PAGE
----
Show Posts

This section allows you to view all posts made by this member. Note that you can only see posts made in areas you currently have access to.

Messages - Bob Jurmain

Pages: [1] 2 3 ... 10
Fly Tying General Discussions / Re: Cutting Thread
« on: January 15, 2017, 09:04:58 AM »
I'll likely stab myself!  But I'll give it a try.

Fly Fishing Reports, Stories, and Adventures / Re: End of trout season
« on: November 20, 2016, 05:27:41 PM »
Don't understand why the picture doesn't fit.  To view each entire picture right click on "view image".

Fly Fishing Reports, Stories, and Adventures / End of trout season
« on: November 20, 2016, 10:25:54 AM »

Yesterday it was +10 with slight overcast, no wind.  Today -1, snowing and blowing and the future looks cold and miserable.  I think it is over.
So, I went to my secret place not too far from home for one last go at it.  It hasn't been the best of fall fishing for me.  I've had several outings with few fish.  Two days ago at a Rainbow lake with reportedly large trout , I had only one hit, only to discover my fly was off.  I was in 44 FOW with an intermediate so it wasn't a snag.  Previously, I had hooked into some wood near the shore and had to poke at with my paddle.  I made a mistake which given my 50 years of flyfishing, I should not have.  I did not carefully examine by line or connection.  I have also been using 5 year old 3X leader.  New stuff is in order, and some discipline.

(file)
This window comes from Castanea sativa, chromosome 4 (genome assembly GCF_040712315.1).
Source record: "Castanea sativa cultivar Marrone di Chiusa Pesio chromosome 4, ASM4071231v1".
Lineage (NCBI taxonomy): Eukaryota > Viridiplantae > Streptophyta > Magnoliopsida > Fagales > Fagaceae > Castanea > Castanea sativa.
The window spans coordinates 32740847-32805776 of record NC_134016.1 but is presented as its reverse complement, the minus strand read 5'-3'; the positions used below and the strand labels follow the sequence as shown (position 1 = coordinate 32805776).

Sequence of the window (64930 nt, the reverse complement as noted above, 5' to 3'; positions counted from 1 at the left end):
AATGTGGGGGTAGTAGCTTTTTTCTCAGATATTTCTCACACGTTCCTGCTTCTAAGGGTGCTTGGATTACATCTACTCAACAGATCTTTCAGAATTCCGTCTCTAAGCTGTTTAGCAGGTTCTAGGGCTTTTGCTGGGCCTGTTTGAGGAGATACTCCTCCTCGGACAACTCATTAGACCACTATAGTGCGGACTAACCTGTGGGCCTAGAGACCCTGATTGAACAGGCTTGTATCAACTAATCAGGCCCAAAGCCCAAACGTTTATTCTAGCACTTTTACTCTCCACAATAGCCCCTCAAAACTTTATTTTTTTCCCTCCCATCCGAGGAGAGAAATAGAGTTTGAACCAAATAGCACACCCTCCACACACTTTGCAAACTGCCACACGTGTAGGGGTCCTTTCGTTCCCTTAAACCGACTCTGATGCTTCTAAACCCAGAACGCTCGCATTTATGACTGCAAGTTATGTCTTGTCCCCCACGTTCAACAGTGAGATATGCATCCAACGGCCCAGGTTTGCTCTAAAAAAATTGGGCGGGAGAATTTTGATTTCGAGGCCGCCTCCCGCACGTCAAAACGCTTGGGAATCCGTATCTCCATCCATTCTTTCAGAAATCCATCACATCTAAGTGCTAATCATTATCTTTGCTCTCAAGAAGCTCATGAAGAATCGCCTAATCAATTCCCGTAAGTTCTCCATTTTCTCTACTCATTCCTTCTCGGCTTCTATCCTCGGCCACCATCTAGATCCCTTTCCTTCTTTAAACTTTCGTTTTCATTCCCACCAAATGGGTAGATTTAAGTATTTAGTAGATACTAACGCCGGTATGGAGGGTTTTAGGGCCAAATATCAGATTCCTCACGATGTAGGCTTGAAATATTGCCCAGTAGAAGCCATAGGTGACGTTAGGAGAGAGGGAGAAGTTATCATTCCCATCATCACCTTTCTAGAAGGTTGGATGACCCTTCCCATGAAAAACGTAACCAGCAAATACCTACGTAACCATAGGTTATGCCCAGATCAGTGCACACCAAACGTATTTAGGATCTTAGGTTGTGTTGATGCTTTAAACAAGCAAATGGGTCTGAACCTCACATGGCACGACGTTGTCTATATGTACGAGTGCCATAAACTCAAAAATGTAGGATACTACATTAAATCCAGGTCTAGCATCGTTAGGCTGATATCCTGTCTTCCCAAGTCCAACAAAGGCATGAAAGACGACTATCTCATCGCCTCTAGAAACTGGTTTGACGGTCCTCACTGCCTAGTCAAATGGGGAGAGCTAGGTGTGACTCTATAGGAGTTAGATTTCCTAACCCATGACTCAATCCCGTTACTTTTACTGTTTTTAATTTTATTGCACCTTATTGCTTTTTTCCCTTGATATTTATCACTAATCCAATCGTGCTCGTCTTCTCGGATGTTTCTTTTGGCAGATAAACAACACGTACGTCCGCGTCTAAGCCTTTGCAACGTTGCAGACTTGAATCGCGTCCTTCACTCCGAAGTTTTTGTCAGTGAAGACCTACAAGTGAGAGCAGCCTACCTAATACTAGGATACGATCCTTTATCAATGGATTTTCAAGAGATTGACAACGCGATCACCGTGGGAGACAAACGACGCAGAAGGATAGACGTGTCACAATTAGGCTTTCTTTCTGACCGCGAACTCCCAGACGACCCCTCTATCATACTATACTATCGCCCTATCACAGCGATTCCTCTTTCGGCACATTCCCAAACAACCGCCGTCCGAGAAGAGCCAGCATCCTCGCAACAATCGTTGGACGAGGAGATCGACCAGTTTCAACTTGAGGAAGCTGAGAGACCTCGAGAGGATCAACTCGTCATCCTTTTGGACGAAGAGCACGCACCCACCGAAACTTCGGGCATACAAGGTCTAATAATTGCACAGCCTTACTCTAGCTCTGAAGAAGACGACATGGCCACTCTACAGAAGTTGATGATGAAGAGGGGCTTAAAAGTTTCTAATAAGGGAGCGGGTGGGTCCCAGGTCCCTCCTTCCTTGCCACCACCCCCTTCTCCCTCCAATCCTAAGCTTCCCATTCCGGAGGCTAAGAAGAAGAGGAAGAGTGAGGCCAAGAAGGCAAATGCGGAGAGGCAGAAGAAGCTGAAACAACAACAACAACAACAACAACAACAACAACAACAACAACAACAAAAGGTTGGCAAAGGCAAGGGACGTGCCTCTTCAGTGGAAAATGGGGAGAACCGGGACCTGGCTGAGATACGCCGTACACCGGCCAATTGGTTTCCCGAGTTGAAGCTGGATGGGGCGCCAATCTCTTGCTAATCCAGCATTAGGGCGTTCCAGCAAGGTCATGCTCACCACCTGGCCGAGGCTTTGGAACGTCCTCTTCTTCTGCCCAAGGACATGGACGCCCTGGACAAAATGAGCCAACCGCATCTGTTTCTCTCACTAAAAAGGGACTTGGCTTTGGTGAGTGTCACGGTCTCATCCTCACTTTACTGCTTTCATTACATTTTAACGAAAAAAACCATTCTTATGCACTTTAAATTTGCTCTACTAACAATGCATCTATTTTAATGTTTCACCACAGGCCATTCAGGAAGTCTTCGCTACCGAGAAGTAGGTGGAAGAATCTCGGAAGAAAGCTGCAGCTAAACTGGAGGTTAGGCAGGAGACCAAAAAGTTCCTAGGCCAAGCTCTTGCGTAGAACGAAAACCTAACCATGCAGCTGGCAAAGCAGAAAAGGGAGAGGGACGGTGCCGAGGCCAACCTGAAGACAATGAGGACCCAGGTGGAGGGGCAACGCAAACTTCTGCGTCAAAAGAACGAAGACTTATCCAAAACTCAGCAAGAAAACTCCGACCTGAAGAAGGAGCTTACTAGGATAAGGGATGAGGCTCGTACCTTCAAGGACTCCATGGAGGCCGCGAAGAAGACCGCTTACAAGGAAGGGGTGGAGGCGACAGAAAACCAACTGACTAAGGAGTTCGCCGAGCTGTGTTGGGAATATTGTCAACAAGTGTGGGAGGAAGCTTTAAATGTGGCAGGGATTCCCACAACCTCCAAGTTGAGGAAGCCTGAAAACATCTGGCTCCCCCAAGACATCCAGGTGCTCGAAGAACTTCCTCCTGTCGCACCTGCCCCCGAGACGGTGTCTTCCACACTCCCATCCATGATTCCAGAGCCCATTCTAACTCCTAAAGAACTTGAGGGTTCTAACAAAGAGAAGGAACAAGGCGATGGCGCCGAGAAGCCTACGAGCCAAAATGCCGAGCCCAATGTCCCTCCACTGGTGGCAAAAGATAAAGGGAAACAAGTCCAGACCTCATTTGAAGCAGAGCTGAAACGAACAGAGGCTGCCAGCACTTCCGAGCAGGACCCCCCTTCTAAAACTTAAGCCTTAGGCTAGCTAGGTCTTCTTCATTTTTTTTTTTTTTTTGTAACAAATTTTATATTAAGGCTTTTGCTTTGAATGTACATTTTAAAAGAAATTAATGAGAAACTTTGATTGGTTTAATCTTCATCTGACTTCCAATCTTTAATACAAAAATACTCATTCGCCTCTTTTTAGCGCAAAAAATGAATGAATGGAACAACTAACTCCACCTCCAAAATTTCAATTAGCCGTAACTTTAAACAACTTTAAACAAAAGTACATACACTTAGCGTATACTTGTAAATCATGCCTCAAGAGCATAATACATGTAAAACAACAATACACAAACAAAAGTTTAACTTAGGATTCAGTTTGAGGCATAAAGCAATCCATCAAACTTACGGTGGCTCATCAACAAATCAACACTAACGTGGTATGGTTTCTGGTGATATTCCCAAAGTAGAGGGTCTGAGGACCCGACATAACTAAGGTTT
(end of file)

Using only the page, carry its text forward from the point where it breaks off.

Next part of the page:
Anyway, at a brookie lake I spotted a group of eight of them mulling around close together in social/mating mood.  First cast with a Coney Leech got a hookup and then I changed over to an orange phentex humpy.  I'm told that orange and red are 'angry' colours for mating male brookies.

Then I went to another area and I counted around 100 of them.  It was like shooting apples in a barrel.  Pretty easy fishing.  Landed about ten of them.

I don't have ethical problems in fishing for spawning (or hopeful spawning) brook trout in my local lakes.  We don't have the conditions for successful spawning.  There are a few lakes near and in Algonquin Park that have those conditions along with special regs including no ice fishing.

I wish we had no ice fishing.  The lakes will be frozen soon and the slaughter will begin once the ice is firm.

Nice way to end the season.

Fly Fishing Reports, Stories, and Adventures / Re: Splake
« on: October 24, 2016, 01:48:59 PM »
Rick........I have an 80 page research article on Splake (Kerr) and it states that once they get to a certain size, their prey is almost entirely small fish which is the same as Lake Trout but not Brook Trout.  They have a sleek snout for speed through the water.  A Rainbow Lake in our area has long sleek fish in it as it is not trophic and the likely largest source of food are minnows.,

Fly Fishing Reports, Stories, and Adventures / Re: Splake
« on: October 24, 2016, 08:31:57 AM »